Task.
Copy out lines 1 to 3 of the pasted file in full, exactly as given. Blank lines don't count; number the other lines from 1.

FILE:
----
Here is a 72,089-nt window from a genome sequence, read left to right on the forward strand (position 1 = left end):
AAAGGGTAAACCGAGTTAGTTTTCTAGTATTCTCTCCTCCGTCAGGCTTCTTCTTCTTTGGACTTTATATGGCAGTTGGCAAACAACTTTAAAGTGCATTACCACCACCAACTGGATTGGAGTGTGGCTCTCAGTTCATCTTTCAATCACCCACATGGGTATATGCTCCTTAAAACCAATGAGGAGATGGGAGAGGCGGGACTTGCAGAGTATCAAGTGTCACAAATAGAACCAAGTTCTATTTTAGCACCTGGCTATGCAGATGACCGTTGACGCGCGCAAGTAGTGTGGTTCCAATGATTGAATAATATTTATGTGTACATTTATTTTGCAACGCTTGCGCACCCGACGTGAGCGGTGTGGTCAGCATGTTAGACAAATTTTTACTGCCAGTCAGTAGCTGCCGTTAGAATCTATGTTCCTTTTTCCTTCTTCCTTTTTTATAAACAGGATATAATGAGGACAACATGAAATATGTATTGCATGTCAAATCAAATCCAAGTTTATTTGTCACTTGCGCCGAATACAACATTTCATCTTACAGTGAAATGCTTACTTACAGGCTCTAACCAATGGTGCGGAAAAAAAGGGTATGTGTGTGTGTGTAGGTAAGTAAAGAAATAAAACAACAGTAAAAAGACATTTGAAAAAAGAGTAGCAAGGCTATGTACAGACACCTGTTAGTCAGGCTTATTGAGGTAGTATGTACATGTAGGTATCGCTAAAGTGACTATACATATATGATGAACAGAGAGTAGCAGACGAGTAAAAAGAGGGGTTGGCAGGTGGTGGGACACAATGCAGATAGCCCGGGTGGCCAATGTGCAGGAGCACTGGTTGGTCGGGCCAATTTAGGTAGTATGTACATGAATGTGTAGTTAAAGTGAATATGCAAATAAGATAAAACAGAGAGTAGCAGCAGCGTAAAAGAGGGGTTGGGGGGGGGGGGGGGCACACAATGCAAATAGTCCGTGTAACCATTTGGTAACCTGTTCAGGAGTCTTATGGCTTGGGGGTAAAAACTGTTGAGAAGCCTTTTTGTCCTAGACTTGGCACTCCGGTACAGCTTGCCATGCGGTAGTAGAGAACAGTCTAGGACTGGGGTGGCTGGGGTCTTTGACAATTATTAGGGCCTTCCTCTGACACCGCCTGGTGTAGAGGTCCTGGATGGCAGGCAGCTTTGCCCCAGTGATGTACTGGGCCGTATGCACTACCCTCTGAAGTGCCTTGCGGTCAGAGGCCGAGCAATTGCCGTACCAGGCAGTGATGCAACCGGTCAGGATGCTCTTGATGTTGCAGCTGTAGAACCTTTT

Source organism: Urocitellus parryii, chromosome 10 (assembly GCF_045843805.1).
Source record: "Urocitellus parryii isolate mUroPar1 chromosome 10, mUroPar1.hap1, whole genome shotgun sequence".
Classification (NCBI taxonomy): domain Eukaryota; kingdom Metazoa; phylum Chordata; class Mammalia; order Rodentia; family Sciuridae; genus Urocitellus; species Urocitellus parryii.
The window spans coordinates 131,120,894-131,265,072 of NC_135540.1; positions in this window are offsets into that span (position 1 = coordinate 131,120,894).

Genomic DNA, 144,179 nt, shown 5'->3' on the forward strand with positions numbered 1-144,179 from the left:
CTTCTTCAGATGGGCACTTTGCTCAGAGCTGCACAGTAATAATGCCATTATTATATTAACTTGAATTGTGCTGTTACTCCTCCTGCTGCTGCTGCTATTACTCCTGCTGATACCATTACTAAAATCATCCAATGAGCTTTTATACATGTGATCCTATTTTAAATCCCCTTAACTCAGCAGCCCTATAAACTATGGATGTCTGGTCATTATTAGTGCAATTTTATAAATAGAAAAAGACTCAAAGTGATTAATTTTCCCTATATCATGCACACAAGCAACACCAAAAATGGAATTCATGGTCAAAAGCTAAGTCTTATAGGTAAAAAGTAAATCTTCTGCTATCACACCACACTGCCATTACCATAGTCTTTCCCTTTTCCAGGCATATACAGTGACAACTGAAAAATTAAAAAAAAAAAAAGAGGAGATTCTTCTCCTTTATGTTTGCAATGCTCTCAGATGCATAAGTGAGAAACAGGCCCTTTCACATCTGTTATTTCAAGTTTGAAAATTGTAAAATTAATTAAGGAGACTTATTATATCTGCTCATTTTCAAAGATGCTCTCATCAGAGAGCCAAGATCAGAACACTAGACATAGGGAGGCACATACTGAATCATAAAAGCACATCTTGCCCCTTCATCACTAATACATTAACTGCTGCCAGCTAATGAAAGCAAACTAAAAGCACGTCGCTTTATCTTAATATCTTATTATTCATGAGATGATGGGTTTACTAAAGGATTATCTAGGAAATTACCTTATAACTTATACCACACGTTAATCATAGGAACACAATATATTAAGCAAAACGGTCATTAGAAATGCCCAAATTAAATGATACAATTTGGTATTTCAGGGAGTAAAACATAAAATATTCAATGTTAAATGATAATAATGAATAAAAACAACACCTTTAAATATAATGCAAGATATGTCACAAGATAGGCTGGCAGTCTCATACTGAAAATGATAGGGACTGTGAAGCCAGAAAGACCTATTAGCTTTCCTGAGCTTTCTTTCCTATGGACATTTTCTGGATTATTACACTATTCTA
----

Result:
Here is a 72,089-nt window from a genome sequence, read left to right on the forward strand (position 1 = left end):
AAAGGGTAAACCGAGTTAGTTTTCTAGTATTCTCTCCTCCGTCAGGCTTCTTCTTCTTTGGACTTTATATGGCAGTTGGCAAACAACTTTAAAGTGCATTACCACCACCAACTGGATTGGAGTGTGGCTCTCAGTTCATCTTTCAATCACCCACATGGGTATATGCTCCTTAAAACCAATGAGGAGATGGGAGAGGCGGGACTTGCAGAGTATCAAGTGTCACAAATAGAACCAAGTTCTATTTTAGCACCTGGCTATGCAGATGACCGTTGACGCGCGCAAGTAGTGTGGTTCCAATGATTGAATAATATTTATGTGTACATTTATTTTGCAACGCTTGCGCACCCGACGTGAGCGGTGTGGTCAGCATGTTAGACAAATTTTTACTGCCAGTCAGTAGCTGCCGTTAGAATCTATGTTCCTTTTTCCTTCTTCCTTTTTTATAAACAGGATATAATGAGGACAACATGAAATATGTATTGCATGTCAAATCAAATCCAAGTTTATTTGTCACTTGCGCCGAATACAACATTTCATCTTACAGTGAAATGCTTACTTACAGGCTCTAACCAATGGTGCGGAAAAAAAGGGTATGTGTGTGTGTGTAGGTAAGTAAAGAAATAAAACAACAGTAAAAAGACATTTGAAAAAAGAGTAGCAAGGCTATGTACAGACACCTGTTAGTCAGGCTTATTGAGGTAGTATGTACATGTAGGTATCGCTAAAGTGACTATACATATATGATGAACAGAGAGTAGCAGACGAGTAAAAAGAGGGGTTGGCAGGTGGTGGGACACAATGCAGATAGCCCGGGTGGCCAATGTGCAGGAGCACTGGTTGGTCGGGCCAATTTAGGTAGTATGTACATGAATGTGTAGTTAAAGTGAATATGCAAATAAGATAAAACAGAGAGTAGCAGCAGCGTAAAAGAGGGGTTGGGGGGGGGGGGGGGCACACAATGCAAATAGTCCGTGTAACCATTTGGTAACCTGTTCAGGAGTCTTATGGCTTGGGGGTAAAAACTGTTGAGAAGCCTTTTTGTCCTAGACTTGGCACTCCGGTACAGCTTGCCATGCGGTAGTAGAGAACAGTCTAGGACTGGGGTGGCTGGGGTCTTTGACAATTATTAGGGCCTTCCTCTGACACCGCCTGGTGTAGAGGTCCTGGATGGCAGGCAGCTTTGCCCCAGTGATGTACTGGGCCGTATGCACTACCCTCTGAAGTGCCTTGCGGTCAGAGGCCGAGCAATTGCCGTACCAGGCAGTGATGCAACCGGTCAGGATGCTCTTGATGTTGCAGCTGTAGAACCTTTT

Source organism: Urocitellus parryii, chromosome 10 (assembly GCF_045843805.1).